American Humane Association Questioned for Film, TV Safety Regulations

A writer for the Hollywood Reporter questions whether the "no animals were harmed" disclaimer in some movies, TV is accurate

By John Cádiz Klemack and Andrew Lopez
|  Monday, Nov 25, 2013  |  Updated 11:12 PM PDT
View Comments (
)
|
Email
|
Print
A scathing report in The Hollywood Reporter claims that animals are being harmed and in some cases killed during television and movie production. An official in charge of animal actors' safety called the report sensational. John Cadiz Klemack reports from Studio City for the NBC4 News at 5 p.m. Nov. 25, 2013.

John Cadiz Klemack

A scathing report in The Hollywood Reporter claims that animals are being harmed and in some cases killed during television and movie production. An official in charge of animal actors' safety called the report sensational. John Cadiz Klemack reports from Studio City for the NBC4 News at 5 p.m. Nov. 25, 2013.

advertisement

A report Monday in The Hollywood Reporter harshly criticized the American Humane Association, claiming safety regulations for animals during film and television productions are often overlooked.

Gary Baum, the author of the article, questions whether the “No Animals Were Harmed” disclaimer credit in some movies is truthful.

"Audience members want to believe, and the AHA wants everyone to believe, so they do whatever they can to make that happen," Baum said. “Everyone wants to trust it, and right now there’s no reason to do so."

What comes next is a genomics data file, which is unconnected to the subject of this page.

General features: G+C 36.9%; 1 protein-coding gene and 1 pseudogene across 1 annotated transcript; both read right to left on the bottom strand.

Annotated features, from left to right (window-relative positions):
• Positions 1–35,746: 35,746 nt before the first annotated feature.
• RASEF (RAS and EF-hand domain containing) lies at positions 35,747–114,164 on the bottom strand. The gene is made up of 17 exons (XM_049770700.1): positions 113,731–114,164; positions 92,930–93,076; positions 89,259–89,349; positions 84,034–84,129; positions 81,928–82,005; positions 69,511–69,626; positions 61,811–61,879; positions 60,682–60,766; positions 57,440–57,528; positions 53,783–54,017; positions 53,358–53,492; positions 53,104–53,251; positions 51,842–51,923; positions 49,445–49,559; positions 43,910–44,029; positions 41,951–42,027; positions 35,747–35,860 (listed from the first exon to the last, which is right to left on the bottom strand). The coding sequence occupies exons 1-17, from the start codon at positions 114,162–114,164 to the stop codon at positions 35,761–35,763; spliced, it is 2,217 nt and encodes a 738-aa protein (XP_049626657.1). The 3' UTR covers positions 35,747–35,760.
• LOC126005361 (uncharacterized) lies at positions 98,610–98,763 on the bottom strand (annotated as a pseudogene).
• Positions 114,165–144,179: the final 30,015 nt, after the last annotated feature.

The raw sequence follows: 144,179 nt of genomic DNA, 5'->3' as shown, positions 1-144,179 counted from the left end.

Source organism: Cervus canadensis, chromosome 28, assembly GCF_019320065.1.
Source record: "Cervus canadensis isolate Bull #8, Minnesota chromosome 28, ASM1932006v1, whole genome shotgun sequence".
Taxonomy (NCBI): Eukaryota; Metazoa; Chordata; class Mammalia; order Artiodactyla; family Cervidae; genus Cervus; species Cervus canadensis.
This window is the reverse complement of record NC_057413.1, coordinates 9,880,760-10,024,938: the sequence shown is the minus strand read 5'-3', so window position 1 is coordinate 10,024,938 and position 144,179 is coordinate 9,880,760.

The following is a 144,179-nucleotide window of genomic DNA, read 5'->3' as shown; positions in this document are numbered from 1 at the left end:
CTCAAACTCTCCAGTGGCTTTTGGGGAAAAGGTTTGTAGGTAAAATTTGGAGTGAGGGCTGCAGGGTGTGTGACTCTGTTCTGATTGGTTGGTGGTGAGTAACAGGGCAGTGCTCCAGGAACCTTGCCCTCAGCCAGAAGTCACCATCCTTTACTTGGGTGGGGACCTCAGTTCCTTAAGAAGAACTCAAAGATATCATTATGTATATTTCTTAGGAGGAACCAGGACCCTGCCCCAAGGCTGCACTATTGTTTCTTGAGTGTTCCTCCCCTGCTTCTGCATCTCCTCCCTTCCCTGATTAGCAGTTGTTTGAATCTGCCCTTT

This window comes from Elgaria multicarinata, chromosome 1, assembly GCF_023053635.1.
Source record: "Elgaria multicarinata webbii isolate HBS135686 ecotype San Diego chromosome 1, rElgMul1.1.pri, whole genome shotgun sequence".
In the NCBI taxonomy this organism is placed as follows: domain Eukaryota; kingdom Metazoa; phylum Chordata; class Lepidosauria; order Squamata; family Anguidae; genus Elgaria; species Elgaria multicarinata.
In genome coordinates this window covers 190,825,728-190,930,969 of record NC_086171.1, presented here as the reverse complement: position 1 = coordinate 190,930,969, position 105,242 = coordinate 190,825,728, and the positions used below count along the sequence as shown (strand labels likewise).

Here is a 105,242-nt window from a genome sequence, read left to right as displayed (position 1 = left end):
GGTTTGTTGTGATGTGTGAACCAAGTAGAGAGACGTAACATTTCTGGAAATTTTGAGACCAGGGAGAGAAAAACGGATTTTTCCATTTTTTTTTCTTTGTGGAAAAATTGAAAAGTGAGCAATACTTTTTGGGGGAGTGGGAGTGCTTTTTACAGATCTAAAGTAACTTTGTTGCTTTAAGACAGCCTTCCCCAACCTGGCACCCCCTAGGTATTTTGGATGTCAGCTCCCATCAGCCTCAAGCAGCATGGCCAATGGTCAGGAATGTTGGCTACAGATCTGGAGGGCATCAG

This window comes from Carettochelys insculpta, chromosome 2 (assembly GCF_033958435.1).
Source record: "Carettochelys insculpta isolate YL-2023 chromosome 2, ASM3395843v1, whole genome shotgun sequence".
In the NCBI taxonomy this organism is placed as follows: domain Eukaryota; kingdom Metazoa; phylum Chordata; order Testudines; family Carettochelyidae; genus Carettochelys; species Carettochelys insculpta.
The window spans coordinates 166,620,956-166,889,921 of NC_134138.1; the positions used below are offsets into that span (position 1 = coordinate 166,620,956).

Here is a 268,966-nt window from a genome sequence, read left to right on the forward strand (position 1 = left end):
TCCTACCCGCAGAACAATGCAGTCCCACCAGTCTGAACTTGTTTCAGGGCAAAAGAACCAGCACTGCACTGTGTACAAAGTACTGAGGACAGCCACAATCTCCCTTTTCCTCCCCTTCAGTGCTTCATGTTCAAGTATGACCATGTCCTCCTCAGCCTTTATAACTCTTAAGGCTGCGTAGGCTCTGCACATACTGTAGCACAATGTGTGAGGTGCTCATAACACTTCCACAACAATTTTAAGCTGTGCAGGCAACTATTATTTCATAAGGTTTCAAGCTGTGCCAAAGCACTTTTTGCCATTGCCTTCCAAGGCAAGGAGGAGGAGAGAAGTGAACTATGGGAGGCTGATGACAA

Karen Rosa, the American Humane Association's senior advisor for the film and TV unit, believes the report is sensational, including a claim that the tiger in “Life of Pi” almost drowned during production.

"But the bottom line is that animal was not harmed. Did it have a troubling moment? Yes. Was a passionate rep over-exaggerating the situation? Possibly," Rosa said. "But the bottom line is no animal was harmed."

Dr. Kwane Stewart, a veterinarian and new director of the film and TV unit, said the culture of the AHA is changing under his watch.

"My job is to come in, break it down, implement new changes," Stewart said. "The focus will always be the animals. It will always be to give animals the voice and that's what I'll continue to do."

More Southern California Stories:

Follow NBCLA for the latest LA news, events and entertainment: iPhone/iPad App | Facebook | Twitter | Google+ | Instagram | RSS | Text Alerts | Email Alerts

Get the latest headlines sent to your inbox!
View Comments (
)
|
Email
|
Print
Leave Comments
What's New
Running Dry
Coverage of the California drought. Read more
Follow Us
Sign up to receive news and updates that matter to you.
Send Us Your Story Tips
Check Out